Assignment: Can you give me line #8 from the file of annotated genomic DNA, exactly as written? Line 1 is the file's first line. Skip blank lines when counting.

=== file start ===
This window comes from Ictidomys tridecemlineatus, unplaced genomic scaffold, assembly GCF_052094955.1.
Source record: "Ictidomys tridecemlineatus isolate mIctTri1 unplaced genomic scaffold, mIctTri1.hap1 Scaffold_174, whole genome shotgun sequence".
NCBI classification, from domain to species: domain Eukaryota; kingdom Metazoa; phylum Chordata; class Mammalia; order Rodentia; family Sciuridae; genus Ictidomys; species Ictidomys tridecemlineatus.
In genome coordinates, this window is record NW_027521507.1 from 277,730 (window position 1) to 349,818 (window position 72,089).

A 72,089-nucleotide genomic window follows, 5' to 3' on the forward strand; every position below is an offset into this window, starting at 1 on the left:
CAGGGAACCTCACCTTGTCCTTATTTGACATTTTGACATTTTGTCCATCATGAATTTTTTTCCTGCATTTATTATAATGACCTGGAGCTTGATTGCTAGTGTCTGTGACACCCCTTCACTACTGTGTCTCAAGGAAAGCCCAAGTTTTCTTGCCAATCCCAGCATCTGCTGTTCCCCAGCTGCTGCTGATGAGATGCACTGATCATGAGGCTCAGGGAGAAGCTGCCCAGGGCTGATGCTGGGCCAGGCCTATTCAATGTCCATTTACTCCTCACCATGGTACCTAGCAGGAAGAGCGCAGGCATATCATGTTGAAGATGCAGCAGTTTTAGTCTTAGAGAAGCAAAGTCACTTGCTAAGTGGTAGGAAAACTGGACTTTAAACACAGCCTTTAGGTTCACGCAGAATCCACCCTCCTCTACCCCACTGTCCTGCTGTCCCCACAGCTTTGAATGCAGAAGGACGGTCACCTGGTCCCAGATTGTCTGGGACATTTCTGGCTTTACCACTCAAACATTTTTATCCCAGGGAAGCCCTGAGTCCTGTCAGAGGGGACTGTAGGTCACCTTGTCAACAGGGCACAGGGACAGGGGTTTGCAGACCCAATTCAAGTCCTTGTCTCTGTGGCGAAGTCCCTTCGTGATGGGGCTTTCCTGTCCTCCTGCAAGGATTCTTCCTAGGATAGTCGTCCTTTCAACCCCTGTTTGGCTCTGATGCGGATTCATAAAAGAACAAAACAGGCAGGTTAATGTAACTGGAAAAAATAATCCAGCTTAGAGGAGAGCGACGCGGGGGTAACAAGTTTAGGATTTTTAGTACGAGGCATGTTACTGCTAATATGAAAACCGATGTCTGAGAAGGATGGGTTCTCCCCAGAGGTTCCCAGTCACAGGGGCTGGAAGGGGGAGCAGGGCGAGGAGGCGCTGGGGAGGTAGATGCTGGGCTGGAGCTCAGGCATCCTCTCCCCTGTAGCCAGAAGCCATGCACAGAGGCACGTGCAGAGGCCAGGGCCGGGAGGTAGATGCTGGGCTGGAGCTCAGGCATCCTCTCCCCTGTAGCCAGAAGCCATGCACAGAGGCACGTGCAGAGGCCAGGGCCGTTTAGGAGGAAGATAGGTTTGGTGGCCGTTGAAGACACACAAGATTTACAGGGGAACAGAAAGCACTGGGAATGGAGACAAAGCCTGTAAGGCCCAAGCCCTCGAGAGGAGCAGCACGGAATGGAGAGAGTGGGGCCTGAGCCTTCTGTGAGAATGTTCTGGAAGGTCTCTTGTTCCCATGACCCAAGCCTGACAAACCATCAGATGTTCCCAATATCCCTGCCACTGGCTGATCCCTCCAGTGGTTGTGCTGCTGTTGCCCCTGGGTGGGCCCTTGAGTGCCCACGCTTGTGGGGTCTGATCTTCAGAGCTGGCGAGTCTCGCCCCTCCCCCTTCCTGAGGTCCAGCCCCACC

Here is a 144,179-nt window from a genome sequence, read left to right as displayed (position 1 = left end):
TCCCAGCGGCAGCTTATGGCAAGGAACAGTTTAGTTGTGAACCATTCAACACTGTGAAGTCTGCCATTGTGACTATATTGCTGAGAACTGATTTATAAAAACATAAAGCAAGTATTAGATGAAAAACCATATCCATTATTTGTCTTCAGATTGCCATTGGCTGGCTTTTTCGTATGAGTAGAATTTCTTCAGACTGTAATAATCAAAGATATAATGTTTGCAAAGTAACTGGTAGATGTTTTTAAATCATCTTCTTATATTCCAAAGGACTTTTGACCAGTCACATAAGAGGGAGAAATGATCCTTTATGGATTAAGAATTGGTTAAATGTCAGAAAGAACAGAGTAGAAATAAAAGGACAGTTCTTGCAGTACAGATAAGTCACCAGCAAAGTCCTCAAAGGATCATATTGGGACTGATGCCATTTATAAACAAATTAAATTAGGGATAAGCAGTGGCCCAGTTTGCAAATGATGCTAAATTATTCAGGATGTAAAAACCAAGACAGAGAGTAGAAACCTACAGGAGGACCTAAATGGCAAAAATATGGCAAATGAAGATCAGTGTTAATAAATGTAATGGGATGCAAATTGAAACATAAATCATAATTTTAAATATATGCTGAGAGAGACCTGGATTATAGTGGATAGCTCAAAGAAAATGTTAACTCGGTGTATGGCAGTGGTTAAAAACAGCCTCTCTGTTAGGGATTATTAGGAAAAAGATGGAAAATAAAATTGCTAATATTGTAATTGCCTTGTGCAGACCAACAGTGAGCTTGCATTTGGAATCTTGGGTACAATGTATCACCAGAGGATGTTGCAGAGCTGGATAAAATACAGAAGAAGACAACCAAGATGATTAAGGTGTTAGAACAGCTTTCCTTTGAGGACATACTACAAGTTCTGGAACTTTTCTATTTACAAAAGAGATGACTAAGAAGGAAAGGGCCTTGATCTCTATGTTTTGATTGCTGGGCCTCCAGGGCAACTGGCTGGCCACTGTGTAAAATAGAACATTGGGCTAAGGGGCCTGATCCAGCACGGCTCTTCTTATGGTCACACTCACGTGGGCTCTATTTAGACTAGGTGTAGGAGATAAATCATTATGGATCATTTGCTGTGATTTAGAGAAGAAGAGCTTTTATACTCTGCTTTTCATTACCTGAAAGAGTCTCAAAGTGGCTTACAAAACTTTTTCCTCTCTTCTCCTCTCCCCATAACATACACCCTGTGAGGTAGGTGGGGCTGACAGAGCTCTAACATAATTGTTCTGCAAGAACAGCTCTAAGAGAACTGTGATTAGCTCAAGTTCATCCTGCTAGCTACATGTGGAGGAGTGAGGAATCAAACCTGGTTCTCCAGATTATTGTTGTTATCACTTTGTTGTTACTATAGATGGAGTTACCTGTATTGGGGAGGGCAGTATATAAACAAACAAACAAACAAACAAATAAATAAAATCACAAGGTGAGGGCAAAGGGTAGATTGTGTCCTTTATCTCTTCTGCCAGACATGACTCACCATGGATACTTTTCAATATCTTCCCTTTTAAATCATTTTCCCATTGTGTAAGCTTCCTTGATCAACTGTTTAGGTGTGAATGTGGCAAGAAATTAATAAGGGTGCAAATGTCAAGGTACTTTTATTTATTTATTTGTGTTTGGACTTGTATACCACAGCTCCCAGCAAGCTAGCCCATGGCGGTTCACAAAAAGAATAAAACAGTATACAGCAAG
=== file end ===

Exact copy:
TCCCAGCGGCAGCTTATGGCAAGGAACAGTTTAGTTGTGAACCATTCAACACTGTGAAGTCTGCCATTGTGACTATATTGCTGAGAACTGATTTATAAAAACATAAAGCAAGTATTAGATGAAAAACCATATCCATTATTTGTCTTCAGATTGCCATTGGCTGGCTTTTTCGTATGAGTAGAATTTCTTCAGACTGTAATAATCAAAGATATAATGTTTGCAAAGTAACTGGTAGATGTTTTTAAATCATCTTCTTATATTCCAAAGGACTTTTGACCAGTCACATAAGAGGGAGAAATGATCCTTTATGGATTAAGAATTGGTTAAATGTCAGAAAGAACAGAGTAGAAATAAAAGGACAGTTCTTGCAGTACAGATAAGTCACCAGCAAAGTCCTCAAAGGATCATATTGGGACTGATGCCATTTATAAACAAATTAAATTAGGGATAAGCAGTGGCCCAGTTTGCAAATGATGCTAAATTATTCAGGATGTAAAAACCAAGACAGAGAGTAGAAACCTACAGGAGGACCTAAATGGCAAAAATATGGCAAATGAAGATCAGTGTTAATAAATGTAATGGGATGCAAATTGAAACATAAATCATAATTTTAAATATATGCTGAGAGAGACCTGGATTATAGTGGATAGCTCAAAGAAAATGTTAACTCGGTGTATGGCAGTGGTTAAAAACAGCCTCTCTGTTAGGGATTATTAGGAAAAAGATGGAAAATAAAATTGCTAATATTGTAATTGCCTTGTGCAGACCAACAGTGAGCTTGCATTTGGAATCTTGGGTACAATGTATCACCAGAGGATGTTGCAGAGCTGGATAAAATACAGAAGAAGACAACCAAGATGATTAAGGTGTTAGAACAGCTTTCCTTTGAGGACATACTACAAGTTCTGGAACTTTTCTATTTACAAAAGAGATGACTAAGAAGGAAAGGGCCTTGATCTCTATGTTTTGATTGCTGGGCCTCCAGGGCAACTGGCTGGCCACTGTGTAAAATAGAACATTGGGCTAAGGGGCCTGATCCAGCACGGCTCTTCTTATGGTCACACTCACGTGGGCTCTATTTAGACTAGGTGTAGGAGATAAATCATTATGGATCATTTGCTGTGATTTAGAGAAGAAGAGCTTTTATACTCTGCTTTTCATTACCTGAAAGAGTCTCAAAGTGGCTTACAAAACTTTTTCCTCTCTTCTCCTCTCCCCATAACATACACCCTGTGAGGTAGGTGGGGCTGACAGAGCTCTAACATAATTGTTCTGCAAGAACAGCTCTAAGAGAACTGTGATTAGCTCAAGTTCATCCTGCTAGCTACATGTGGAGGAGTGAGGAATCAAACCTGGTTCTCCAGATTATTGTTGTTATCACTTTGTTGTTACTATAGATGGAGTTACCTGTATTGGGGAGGGCAGTATATAAACAAACAAACAAACAAACAAATAAATAAAATCACAAGGTGAGGGCAAAGGGTAGATTGTGTCCTTTATCTCTTCTGCCAGACATGACTCACCATGGATACTTTTCAATATCTTCCCTTTTAAATCATTTTCCCATTGTGTAAGCTTCCTTGATCAACTGTTTAGGTGTGAATGTGGCAAGAAATTAATAAGGGTGCAAATGTCAAGGTACTTTTATTTATTTATTTGTGTTTGGACTTGTATACCACAGCTCCCAGCAAGCTAGCCCATGGCGGTTCACAAAAAGAATAAAACAGTATACAGCAAG